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Medical malpractice is another type of personal injury case that most of us have heard of, and many people have been given a negative idea about these cases. Yes, there are risks to just about every medical procedure and sometimes everything is done right and things still go wrong for the patient. But there are other times when a patient gets hurt because her healthcare provider made a mistake. Sometimes, a healthcare provider injures a patient because he or she failed to follow the accepted professional standards expected of any reasonable and prudent healthcare provider. When that happens, the law deems that to be “medical malpractice” and the injured patient is entitled to compensation. This area of law applies to doctors, nurses, pharmacists, dentists, hospital staff, nursing home staff, and the healthcare facilities themselves. Like most other personal injury cases, medical malpractice cases have a 2-year statute of limitations. That means you must bring a civil lawsuit within two years of the date you knew (or should have known) that you were injured by a doctor’s negligence.

Medical malpractice happens much more often than you would think. Recent studies indicate that anywhere from 100,000 to 250,000 people die each year as the result of medical errors. This makes medical malpractice one of the leading causes of death in the United States, right behind heart disease and cancer. Most of these deaths would be legitimate medical malpractice lawsuits, but the number of medical malpractice wrongful death lawsuits filed each year doesn’t even come close. A study from 2013 found that only 3,046 medical malpractice payments were made for wrongful death claims. Essentially, this means that medical malpractice payments are only being made to about 5% of the families who lost a loved one as the result of medical negligence. The reason is simple – most people choose not to sue or make a claim against the medical professional who killed their loved one. Healthcare professionals are a valuable part of our society, but that doesn’t mean they are perfect. And it doesn’t mean they be excused when they make a mistake that causes serious harm or death.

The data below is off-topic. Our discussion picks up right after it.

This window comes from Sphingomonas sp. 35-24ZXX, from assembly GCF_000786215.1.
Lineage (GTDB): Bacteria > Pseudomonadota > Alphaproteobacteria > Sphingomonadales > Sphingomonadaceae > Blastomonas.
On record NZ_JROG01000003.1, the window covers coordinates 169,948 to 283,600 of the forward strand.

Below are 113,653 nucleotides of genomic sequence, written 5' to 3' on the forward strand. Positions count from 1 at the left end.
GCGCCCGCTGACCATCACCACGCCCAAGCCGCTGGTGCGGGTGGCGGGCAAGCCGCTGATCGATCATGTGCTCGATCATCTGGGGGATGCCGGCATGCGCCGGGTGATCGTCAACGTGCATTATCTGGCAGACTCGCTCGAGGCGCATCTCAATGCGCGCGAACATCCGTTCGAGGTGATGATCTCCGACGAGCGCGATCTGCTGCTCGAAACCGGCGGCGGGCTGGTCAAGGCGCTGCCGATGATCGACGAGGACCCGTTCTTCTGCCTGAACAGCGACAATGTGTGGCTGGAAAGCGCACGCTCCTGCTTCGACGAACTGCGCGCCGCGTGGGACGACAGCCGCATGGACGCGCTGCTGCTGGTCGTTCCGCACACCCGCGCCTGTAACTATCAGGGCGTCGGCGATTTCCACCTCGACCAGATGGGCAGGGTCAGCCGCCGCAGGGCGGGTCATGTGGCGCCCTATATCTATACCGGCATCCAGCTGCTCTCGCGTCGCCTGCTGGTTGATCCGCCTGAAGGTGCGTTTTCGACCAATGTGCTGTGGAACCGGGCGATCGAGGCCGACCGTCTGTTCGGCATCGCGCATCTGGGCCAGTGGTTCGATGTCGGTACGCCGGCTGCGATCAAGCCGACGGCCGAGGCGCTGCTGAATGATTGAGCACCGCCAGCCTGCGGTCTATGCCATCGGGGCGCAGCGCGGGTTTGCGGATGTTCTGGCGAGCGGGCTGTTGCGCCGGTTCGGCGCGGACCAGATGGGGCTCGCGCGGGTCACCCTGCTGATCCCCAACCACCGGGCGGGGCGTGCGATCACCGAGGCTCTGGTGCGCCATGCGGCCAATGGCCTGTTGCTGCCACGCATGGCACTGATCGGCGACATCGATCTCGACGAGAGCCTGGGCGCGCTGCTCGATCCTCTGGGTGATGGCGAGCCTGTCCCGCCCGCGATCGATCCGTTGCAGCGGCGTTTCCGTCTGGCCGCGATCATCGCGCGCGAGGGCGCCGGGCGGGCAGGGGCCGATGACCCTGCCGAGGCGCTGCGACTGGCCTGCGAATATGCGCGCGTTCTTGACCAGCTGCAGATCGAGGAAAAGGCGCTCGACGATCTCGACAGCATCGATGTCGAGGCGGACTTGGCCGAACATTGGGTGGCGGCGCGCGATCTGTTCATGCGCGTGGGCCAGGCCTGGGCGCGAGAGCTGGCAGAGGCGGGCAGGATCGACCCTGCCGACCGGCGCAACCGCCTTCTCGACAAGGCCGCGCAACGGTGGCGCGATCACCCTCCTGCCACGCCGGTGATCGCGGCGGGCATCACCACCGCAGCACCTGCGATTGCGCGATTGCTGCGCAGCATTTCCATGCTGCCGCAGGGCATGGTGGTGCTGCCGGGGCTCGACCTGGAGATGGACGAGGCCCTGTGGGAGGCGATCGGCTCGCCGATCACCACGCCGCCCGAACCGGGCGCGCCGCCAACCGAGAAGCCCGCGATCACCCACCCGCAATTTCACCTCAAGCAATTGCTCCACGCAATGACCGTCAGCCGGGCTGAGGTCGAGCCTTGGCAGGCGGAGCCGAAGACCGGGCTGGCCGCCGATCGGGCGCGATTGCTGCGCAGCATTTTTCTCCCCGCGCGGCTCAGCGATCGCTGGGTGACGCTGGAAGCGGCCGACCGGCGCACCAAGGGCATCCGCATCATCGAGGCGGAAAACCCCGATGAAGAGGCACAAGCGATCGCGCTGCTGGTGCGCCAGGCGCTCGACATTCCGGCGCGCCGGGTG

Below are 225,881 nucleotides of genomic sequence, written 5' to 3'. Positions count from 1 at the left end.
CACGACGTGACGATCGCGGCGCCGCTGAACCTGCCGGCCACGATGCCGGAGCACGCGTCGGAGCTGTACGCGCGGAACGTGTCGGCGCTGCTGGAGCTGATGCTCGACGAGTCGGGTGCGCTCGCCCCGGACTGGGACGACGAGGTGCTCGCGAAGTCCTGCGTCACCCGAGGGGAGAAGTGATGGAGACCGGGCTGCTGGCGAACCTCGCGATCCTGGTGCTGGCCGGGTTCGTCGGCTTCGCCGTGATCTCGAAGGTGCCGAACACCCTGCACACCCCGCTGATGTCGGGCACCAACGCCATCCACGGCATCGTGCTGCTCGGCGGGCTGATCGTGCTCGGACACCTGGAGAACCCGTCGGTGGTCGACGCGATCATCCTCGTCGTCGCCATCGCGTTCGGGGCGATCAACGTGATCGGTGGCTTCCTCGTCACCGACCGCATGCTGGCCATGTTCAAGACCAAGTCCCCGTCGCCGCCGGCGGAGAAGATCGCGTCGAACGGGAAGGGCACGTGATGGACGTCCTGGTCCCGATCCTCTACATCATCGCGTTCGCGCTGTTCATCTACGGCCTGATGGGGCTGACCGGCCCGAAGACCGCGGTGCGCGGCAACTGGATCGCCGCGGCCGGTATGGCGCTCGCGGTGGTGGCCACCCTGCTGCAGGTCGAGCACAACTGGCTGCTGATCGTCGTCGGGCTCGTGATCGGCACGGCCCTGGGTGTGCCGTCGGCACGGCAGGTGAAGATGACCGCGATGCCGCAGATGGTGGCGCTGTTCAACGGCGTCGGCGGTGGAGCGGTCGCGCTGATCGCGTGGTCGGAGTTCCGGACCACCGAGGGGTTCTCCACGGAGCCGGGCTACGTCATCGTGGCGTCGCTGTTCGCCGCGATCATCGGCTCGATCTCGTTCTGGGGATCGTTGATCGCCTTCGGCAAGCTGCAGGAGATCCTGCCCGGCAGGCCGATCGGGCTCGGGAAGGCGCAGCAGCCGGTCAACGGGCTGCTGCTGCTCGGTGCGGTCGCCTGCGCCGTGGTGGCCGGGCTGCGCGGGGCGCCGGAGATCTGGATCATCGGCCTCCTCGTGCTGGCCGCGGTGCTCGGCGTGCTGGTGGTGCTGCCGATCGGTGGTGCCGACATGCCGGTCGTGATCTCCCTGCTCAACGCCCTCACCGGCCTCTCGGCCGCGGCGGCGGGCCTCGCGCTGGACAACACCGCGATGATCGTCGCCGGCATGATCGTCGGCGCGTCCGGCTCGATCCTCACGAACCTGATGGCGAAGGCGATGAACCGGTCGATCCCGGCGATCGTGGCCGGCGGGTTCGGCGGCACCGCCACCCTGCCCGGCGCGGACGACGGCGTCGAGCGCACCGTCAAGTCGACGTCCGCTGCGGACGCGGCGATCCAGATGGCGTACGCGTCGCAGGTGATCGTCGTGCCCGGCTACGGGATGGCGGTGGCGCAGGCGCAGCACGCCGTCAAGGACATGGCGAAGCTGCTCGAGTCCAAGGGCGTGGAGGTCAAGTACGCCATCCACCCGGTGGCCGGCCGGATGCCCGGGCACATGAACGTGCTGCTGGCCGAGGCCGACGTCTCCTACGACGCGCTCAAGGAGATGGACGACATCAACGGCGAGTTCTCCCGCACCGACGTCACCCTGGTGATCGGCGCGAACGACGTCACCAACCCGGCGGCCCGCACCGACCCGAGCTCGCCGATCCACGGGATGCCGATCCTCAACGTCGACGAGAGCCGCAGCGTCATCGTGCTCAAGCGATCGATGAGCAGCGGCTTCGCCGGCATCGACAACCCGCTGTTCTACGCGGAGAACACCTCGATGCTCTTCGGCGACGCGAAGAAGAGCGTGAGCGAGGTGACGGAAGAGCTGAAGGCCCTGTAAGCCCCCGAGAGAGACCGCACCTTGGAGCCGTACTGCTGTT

Medical malpractice can take many different forms, including:

Misdiagnosis – Healthcare professionals are trained to evaluate and diagnose serious medical conditions, and they have a litany of expensive machines and testing equipment at their disposal. However, sometimes they miss a diagnosis because they carelessly ignored symptoms, failed to order tests, or arrived at a hasty conclusion. The failure to properly diagnose a serious medical condition can have life-threatening consequences.

Surgical errors – Surgery has risks, but many risks can be mitigated or eliminated when highly-trained medical professionals act carefully. And sometimes, doctors and nurses make inexcusable mistakes that drastically increase the normal risks of surgery.

Birth injuries – Healthcare professionals provide important care for mothers and babies before, during, and immediately after child birth. A medical error made during this critical time can jeopardize the life of both mother and baby. Sometimes, mother and baby both survive but the family will now have to care for a child that has been severely disabled as the result of a medical mistake.

Delayed or ineffective treatment – When diagnosing and treating certain serious medical conditions, every hour and every minute counts. A mistake which leads to a delay in proper treatment can cause significant harm to the patient.